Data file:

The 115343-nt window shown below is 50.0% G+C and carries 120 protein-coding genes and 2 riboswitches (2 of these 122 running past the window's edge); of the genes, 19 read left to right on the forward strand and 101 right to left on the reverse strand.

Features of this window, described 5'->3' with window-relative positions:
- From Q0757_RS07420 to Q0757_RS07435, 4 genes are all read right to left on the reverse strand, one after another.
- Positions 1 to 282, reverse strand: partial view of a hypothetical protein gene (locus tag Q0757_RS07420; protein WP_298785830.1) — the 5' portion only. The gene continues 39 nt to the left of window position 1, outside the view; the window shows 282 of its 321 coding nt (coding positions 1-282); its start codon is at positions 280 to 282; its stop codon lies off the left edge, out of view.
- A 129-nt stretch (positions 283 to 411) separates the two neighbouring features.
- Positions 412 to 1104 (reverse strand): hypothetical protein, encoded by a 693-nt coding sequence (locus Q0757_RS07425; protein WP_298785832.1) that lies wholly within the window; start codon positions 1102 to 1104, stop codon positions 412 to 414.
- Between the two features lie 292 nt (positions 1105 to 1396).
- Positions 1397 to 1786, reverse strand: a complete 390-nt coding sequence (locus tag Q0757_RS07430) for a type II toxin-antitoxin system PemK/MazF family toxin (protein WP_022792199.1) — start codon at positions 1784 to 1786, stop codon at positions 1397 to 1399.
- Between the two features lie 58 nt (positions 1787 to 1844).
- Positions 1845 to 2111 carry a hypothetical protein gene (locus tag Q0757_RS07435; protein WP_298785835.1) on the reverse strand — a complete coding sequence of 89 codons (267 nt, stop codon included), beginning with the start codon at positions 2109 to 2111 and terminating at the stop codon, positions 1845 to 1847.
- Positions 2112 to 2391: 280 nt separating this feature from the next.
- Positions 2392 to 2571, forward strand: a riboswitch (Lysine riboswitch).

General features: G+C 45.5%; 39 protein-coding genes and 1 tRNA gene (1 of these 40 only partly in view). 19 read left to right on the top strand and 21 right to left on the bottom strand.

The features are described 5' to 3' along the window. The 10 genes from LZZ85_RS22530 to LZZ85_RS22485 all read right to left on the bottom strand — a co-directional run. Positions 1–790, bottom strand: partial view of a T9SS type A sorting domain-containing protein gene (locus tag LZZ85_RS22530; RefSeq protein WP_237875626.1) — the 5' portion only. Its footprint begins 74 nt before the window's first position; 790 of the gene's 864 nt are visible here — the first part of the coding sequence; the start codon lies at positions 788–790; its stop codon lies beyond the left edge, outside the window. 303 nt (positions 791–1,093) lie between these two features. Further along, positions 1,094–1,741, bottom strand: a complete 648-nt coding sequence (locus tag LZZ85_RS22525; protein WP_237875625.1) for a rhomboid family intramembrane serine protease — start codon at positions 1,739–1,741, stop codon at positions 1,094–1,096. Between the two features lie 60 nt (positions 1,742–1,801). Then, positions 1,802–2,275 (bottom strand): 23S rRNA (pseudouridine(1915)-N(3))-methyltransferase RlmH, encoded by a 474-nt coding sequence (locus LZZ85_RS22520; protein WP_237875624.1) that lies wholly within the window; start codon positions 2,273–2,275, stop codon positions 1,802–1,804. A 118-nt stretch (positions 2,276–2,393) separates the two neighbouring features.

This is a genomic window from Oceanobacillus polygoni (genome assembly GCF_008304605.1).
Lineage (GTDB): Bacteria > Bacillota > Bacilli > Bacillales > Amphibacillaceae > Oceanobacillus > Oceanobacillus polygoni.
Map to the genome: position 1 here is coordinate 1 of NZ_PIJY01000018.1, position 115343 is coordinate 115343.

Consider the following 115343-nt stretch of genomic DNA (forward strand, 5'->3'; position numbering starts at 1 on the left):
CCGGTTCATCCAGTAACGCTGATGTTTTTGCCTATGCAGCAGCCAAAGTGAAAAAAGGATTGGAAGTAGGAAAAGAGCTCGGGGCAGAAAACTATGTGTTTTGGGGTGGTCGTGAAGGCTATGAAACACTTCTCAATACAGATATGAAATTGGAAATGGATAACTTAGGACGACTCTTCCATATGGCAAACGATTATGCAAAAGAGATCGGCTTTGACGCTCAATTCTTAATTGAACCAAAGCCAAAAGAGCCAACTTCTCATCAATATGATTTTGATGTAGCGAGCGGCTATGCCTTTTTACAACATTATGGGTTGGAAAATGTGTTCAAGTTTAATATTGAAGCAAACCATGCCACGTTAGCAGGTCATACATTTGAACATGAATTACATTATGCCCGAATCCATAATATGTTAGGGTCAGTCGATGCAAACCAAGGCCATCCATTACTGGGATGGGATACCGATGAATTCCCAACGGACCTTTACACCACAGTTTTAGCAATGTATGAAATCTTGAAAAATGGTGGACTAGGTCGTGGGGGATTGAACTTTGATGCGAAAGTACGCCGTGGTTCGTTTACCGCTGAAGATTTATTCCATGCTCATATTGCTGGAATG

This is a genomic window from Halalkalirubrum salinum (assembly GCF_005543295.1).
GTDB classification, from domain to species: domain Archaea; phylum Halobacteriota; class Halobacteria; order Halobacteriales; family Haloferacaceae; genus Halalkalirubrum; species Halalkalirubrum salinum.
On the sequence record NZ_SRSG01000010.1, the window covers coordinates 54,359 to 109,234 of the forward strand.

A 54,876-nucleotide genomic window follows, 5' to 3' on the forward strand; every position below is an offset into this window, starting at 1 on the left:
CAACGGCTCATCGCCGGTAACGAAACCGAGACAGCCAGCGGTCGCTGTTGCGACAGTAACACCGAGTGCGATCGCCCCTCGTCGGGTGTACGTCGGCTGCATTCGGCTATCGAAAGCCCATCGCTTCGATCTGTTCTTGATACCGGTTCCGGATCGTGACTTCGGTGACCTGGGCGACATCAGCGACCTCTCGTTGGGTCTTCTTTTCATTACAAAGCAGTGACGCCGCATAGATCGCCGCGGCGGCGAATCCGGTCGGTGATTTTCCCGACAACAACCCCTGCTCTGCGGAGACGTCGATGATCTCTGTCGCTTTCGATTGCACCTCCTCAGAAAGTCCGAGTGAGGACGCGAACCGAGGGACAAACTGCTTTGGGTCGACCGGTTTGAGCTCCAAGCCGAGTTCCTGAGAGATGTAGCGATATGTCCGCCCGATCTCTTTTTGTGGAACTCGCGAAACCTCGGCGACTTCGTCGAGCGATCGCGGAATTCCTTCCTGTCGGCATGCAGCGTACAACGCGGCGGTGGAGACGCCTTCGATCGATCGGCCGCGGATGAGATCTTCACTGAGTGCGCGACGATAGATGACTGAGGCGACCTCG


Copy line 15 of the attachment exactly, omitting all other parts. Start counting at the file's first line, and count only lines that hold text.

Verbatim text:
This is a genomic window from Oceanobacillus polygoni (genome assembly GCF_008304605.1).